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Details of Grant 

EPSRC Reference: EP/M008843/1
Title: Compressive Imaging in Radio Interferometry
Principal Investigator: Wiaux, Professor Y
Other Investigators:
Researcher Co-Investigators:
Project Partners:
Rhodes University Swiss Federal Inst of Technology (EPFL) University of Southampton
Department: Sch of Engineering and Physical Science
Organisation: Heriot-Watt University
Scheme: Standard Research
Starts: 01 June 2015 Ends: 31 May 2019 Value (£): 605,742
EPSRC Research Topic Classifications:
Digital Signal Processing
EPSRC Industrial Sector Classifications:
No relevance to Underpinning Sectors
Related Grants:
EP/M008886/1 EP/M008916/1
Panel History:
Panel DatePanel NameOutcome
20 Oct 2014 EPSRC ICT Prioritisation Panel - Oct 2014 Announced
09 Sep 2014 EPSRC ICT Prioritisation Panel - Sept 2014 Deferred
Summary on Grant Application Form
The project "Compressive Imaging in Radio Interferometry" (CIRI) aims to bring new advances for interferometric imaging with next-generation radio telescopes, together with theoretical and algorithmic evolutions in generic compressive imaging.

Radio Interferometry (RI) allows observations of the sky at otherwise inaccessible angular resolutions and sensitivities, providing unique information for astrophysics and cosmology. New telescopes are being designed, such as the Square Kilometer Array (SKA), whose science goals range from astrobiology and strong field gravity, to the probe of early epochs in the Universe when the first stars formed. These instruments will target orders of magnitudes of improvement in resolution and sensitivity. In this context, they will have to cope with extremely large data sets. Associated imaging techniques thus literally need to be re-invented over the next few years.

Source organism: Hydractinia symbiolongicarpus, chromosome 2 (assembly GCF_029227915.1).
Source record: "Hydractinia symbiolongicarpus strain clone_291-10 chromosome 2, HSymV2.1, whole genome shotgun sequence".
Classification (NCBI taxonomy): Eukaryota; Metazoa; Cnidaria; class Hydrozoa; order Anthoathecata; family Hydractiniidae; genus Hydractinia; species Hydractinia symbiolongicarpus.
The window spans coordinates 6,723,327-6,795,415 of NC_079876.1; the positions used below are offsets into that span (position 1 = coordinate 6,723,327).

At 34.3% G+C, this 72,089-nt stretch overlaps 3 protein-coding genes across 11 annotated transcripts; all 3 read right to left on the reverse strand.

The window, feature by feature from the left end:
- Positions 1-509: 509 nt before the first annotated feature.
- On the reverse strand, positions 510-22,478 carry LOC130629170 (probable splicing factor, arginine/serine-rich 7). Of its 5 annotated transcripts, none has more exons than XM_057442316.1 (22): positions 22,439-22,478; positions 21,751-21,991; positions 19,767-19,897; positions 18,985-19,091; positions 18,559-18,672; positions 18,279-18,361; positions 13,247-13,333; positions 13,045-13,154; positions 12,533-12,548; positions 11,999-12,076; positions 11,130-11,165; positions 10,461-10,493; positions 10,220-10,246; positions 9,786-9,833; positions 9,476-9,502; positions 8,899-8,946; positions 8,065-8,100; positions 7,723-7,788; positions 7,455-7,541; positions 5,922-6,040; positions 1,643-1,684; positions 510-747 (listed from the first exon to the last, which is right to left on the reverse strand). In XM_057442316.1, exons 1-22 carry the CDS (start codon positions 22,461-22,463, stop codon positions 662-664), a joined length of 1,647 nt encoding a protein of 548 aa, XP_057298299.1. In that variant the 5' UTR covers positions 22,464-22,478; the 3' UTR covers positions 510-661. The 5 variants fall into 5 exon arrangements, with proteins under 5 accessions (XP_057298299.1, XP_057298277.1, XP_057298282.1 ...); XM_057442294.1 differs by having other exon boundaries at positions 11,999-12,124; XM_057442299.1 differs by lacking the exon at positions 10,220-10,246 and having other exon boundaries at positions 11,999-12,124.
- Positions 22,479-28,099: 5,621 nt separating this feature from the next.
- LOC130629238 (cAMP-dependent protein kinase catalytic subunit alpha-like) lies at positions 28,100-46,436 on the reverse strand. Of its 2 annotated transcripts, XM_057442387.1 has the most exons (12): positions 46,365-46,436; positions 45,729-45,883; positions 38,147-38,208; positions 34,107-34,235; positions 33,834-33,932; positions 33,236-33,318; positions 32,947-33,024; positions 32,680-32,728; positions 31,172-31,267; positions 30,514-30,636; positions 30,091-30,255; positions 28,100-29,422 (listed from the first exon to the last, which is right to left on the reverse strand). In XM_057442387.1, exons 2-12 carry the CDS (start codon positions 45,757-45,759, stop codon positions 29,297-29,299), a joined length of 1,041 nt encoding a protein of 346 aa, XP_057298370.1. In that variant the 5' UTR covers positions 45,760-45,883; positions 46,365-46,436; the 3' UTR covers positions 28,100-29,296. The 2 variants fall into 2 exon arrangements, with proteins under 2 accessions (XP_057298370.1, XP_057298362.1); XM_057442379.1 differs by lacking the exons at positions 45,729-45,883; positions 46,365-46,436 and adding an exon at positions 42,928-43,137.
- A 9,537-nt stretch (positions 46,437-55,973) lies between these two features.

The emerging theory of compressive sampling (CS) represents a significant evolution in sampling theory. It demonstrates that signals with sparse representations may be recovered from sub-Nyquist sampling through adequate iterative algorithms. CIRI will build on the theoretical and algorithmic versatility of CS and leverage new advanced sparsity and sampling concepts to define, from acquisition to reconstruction, next-generation CS techniques for ultra-high resolution wide-band RI imaging and calibration techniques. The new techniques, and the associated fast algorithms capable of handling extremely large data sets on multi-core computing architectures, will be validated on simulated and real data.

Astronomical imaging is not only a target, but also an essential means to trigger novel generic developments in signal processing. CIRI indeed aims to provide significant advances for compressive imaging thereby reinforcing the CS revolution, which finds applications all over science and technology, in particular in biomedical imaging.

CIRI is thus expected to impact science, economy, and society by developing new imaging technologies essential to support forthcoming challenges in astronomy, and by delivering a new class of compressive imaging algorithms that can in turn be transferred to many applications, starting with biomedical imaging.
Key Findings
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Organisation Website: http://www.hw.ac.uk